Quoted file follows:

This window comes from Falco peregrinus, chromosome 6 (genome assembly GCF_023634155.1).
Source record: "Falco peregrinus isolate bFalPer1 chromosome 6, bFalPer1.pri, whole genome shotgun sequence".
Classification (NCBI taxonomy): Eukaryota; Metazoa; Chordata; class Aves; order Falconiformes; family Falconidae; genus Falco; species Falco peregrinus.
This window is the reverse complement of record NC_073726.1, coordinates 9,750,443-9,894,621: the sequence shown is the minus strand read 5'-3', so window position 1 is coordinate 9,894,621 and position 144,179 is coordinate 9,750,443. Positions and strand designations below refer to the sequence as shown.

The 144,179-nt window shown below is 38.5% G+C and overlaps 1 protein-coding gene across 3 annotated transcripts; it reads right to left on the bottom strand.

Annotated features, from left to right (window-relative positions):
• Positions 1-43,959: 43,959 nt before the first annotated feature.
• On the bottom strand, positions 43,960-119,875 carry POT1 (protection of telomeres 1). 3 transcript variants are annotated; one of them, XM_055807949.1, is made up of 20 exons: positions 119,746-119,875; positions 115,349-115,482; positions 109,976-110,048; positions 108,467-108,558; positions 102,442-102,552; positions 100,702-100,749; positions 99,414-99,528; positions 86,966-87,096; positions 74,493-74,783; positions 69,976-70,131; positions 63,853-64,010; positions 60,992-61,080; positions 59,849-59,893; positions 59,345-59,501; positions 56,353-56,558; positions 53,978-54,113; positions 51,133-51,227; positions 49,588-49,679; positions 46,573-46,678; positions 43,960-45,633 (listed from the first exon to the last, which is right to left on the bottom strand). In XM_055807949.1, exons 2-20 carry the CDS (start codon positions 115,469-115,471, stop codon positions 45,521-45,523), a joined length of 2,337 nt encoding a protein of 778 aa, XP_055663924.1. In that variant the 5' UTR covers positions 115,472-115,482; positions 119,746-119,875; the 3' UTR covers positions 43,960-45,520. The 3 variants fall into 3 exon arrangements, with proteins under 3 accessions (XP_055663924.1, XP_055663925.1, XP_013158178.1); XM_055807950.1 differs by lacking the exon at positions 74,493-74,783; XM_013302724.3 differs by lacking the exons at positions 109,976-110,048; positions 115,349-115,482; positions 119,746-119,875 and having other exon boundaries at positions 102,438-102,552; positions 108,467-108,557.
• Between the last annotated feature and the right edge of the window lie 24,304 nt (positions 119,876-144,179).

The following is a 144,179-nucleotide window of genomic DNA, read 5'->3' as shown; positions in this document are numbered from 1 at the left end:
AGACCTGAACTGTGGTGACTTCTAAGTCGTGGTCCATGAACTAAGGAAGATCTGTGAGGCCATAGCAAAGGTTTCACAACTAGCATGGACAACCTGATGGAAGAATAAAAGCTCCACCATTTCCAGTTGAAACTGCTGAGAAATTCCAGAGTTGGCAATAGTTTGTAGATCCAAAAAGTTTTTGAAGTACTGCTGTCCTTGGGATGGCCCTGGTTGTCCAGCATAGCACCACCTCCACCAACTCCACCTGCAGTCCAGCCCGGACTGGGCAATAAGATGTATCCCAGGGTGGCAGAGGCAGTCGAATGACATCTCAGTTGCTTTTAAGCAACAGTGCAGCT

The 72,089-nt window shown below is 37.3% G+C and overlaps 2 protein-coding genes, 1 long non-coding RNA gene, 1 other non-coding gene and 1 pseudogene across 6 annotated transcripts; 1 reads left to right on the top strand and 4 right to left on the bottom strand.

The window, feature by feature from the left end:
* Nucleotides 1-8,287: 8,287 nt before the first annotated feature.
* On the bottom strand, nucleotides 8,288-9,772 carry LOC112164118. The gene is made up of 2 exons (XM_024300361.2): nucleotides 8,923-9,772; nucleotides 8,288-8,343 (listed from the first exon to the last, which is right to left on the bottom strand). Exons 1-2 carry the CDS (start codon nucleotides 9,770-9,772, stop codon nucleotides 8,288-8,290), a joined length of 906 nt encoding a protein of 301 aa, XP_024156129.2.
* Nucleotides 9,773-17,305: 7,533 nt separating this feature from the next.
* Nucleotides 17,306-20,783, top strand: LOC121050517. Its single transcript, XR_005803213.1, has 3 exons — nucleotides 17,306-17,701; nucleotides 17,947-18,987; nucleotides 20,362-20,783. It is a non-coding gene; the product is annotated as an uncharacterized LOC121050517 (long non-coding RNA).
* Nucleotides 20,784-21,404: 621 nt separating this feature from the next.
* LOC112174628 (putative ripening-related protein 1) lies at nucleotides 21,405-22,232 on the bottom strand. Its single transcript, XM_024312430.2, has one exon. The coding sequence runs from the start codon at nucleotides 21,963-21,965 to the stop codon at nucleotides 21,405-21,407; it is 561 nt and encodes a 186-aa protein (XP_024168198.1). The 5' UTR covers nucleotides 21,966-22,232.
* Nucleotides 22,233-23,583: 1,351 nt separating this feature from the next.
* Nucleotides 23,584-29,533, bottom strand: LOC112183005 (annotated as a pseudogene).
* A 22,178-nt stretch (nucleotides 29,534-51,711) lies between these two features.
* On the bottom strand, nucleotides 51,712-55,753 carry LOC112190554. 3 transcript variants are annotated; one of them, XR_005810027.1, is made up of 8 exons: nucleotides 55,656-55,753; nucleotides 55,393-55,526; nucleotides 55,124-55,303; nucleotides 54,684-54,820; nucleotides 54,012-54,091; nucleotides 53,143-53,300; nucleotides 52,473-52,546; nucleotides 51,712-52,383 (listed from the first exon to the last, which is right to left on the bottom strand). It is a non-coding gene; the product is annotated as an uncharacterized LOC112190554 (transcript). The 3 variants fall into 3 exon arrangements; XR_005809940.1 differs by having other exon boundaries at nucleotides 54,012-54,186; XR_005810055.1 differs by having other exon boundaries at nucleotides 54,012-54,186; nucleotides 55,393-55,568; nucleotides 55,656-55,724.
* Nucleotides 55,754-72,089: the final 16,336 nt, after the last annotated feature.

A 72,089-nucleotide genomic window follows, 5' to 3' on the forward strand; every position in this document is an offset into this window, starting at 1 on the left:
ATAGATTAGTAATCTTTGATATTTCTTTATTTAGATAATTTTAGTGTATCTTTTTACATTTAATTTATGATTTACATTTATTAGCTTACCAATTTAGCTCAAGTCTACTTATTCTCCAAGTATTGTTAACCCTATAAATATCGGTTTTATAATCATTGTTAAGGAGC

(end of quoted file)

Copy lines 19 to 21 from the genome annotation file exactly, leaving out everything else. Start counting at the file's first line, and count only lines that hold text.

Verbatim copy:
* LOC112174628 (putative ripening-related protein 1) lies at nucleotides 21,405-22,232 on the bottom strand. Its single transcript, XM_024312430.2, has one exon. The coding sequence runs from the start codon at nucleotides 21,963-21,965 to the stop codon at nucleotides 21,405-21,407; it is 561 nt and encodes a 186-aa protein (XP_024168198.1). The 5' UTR covers nucleotides 21,966-22,232.
* Nucleotides 22,233-23,583: 1,351 nt separating this feature from the next.
* Nucleotides 23,584-29,533, bottom strand: LOC112183005 (annotated as a pseudogene).